Urban Nature Explorer Scenario Planning Tool Applied For Nature-Based Solutions in Pilot Area of Otto Wagner Site

The EU H2020 programme-funded NATURVATION (NATure based URban innoVATION) project has yielded the Urban Nature Atlas – a database of urban nature solutions across 100 European cities and more recently, the Urban Nature Explorer, an online nature-based solutions (NBS) scenario-building tool.

As a web-based simulation tool, the Urban Nature Explorer aims to support the development and the visualization of alternative NBS scenarios and assess their potential impacts on selected urban sustainability challenges. The tool can be used in the early visioning stage of participatory planning processes.

NBS are seen to hold significant promise in enabling the urban transition to sustainability and meeting sustainable development goals. They have potential to provide multiple benefits across a range of sustainability challenges facing cities – such as managing flooding, supporting improved health outcomes or increasing resilience in the face of a changing climate, among others. 

During a webinar with stakeholders in May, the Urban Nature Explorer was deployed to examine a pilot area of CEU’s future campus site at the Otto-Wagner-Area, which mapped four relevant urban sustainability challenges that can be addressed with NBS: green space accessibility, water management, climate change and enhancement of biodiversity. Participants were invited to select one of these challenges and propose interventions that were then scored by the tool based on their impacts on the selected challenge, on stakeholder satisfaction and their contribution to the total economic value of the area.

For example, when addressing green space accessibility, participants considered how the Otto Wagner Areal is located on the threshold between nature and low-density housing and how the area is used by locals and tourists for recreational purposes. With future redevelopment and the conversion of part of the hospital grounds into a university campus, the availability and continued access to urban green space is a significant aspect of planning. The Urban Nature Explorer indicates possibilities for how this urban green space can support the campus community in the future while continuing to provide locals and visitors with recreational and transit opportunities.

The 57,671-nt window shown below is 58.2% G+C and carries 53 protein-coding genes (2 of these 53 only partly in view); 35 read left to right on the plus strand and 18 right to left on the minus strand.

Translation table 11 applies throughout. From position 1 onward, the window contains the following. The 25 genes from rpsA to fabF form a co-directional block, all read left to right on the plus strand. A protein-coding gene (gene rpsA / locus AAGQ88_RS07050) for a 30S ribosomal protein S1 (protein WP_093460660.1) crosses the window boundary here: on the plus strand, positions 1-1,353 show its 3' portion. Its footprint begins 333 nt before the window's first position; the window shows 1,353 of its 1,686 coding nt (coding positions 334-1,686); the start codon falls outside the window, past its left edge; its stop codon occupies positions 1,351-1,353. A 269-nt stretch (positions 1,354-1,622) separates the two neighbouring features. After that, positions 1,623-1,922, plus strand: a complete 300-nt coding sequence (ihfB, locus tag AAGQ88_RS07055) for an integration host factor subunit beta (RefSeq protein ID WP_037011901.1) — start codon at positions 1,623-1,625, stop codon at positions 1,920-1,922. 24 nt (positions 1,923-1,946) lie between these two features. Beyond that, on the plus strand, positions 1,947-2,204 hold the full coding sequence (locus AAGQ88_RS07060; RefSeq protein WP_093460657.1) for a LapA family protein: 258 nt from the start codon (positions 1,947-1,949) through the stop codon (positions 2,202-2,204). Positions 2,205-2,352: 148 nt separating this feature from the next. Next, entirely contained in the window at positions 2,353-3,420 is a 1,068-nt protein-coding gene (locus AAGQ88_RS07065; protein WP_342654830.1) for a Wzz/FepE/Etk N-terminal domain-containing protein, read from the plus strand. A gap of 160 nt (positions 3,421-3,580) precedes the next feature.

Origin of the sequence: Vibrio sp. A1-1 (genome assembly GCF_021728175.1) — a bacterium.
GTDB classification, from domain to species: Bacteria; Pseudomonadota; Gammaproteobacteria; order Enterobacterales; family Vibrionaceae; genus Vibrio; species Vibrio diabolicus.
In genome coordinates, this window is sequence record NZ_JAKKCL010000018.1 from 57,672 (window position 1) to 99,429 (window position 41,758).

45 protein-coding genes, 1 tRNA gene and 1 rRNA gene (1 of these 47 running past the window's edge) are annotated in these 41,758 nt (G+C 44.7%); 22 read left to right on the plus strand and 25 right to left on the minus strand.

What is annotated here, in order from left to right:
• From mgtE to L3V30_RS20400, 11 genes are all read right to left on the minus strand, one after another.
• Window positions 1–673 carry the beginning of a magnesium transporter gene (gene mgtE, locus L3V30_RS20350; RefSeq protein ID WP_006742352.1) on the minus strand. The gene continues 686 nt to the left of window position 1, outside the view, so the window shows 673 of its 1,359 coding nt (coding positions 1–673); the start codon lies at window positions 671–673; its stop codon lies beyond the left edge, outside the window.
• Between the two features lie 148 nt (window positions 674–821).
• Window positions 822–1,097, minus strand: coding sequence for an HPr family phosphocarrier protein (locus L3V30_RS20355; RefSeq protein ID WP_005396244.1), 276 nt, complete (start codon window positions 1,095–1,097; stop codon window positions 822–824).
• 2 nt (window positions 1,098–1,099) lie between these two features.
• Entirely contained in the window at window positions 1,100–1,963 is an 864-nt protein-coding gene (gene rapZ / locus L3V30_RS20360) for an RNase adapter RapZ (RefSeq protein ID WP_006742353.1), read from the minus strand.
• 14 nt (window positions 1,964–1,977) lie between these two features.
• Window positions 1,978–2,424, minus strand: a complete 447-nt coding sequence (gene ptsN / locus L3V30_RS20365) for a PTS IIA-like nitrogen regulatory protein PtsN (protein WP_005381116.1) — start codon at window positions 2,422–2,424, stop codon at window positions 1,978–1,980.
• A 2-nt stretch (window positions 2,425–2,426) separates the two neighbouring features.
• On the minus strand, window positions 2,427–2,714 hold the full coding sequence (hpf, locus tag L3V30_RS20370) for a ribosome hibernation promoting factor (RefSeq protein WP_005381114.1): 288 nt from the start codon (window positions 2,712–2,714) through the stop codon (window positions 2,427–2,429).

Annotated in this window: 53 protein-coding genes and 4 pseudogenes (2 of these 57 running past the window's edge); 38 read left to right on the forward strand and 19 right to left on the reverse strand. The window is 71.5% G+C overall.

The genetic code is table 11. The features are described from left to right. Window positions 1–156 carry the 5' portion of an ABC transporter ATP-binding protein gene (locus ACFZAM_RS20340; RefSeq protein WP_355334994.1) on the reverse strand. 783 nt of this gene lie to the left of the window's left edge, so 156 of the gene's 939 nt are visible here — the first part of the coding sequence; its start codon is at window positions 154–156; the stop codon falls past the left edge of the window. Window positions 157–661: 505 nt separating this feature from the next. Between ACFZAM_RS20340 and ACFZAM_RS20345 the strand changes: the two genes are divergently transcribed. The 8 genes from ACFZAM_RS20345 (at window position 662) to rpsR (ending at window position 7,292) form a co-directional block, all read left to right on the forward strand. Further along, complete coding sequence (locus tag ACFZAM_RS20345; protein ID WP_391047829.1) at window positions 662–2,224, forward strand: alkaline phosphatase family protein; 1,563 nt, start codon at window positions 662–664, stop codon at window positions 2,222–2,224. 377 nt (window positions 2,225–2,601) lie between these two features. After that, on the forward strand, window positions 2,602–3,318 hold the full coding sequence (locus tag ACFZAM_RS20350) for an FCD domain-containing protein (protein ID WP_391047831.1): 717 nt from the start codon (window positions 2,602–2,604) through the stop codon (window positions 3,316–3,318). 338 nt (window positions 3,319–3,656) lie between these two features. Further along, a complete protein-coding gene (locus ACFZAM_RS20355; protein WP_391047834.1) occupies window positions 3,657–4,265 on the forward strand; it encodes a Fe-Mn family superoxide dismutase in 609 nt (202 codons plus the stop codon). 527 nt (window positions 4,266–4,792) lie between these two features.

Regarding water management, the simulation allows users to study the area with consideration of the geological set-up of Flysch - a combination of marl, slate and sandstone. This bedrock at the site features dynamically shifting groundwater levels, little water storing capacity and fast water runoff throughout its sloping surroundings.

Responses to climate change and biodiversity protection on the site can also be examined through the tool. Being part of Vienna’s “green belt”, the north of the future campus provides microclimatic cooling, however the existing buildings are generally oriented towards the south and absorb considerable sunlight. With the future campus in mind and the forecasted increase in heatwaves, it is necessary to mitigate future increases in local temperature, for example through natural shading. Additionally, through a purposefully designed natural landscape, it will be possible to improve habitat quality and increase biodiversity in line with heritage considerations.

Reflecting upon the recent simulation, CEU Professor László Pintér and researcher Dóra Almássy noted that the Otto Wagner pilot showed the need for and value of stakeholder engagement in the early stages of landscape planning. The Urban Nature Explorer was found to be a user-friendly, intuitive and interactive platform that allowed participants to consider the challenges and nature-based opportunities and potential of the area as a whole. Deepening and linking the findings in the Otto Wagner pilot to the technical master planning process, testing the Explorer in other geographic and project contexts, and further developing its analytic capabilities are being considered, as well as creating an organization that can continue the work now beyond the end of the NATURVATION project.

NATURVATION was conducted by CEU's Department of Environmental Sciences and Policy Professor László Pintér with researchers Dóra Almássy, Sara Maia Rocha, Attila Katona and Judit Boros. CEU, as a member of the partnership consortium, was responsible for a range of tasks, including the coordination of the development of the Urban Nature Atlas, contribution to the development of an NBS Assessment Framework and the development of the Urban Nature Explorer.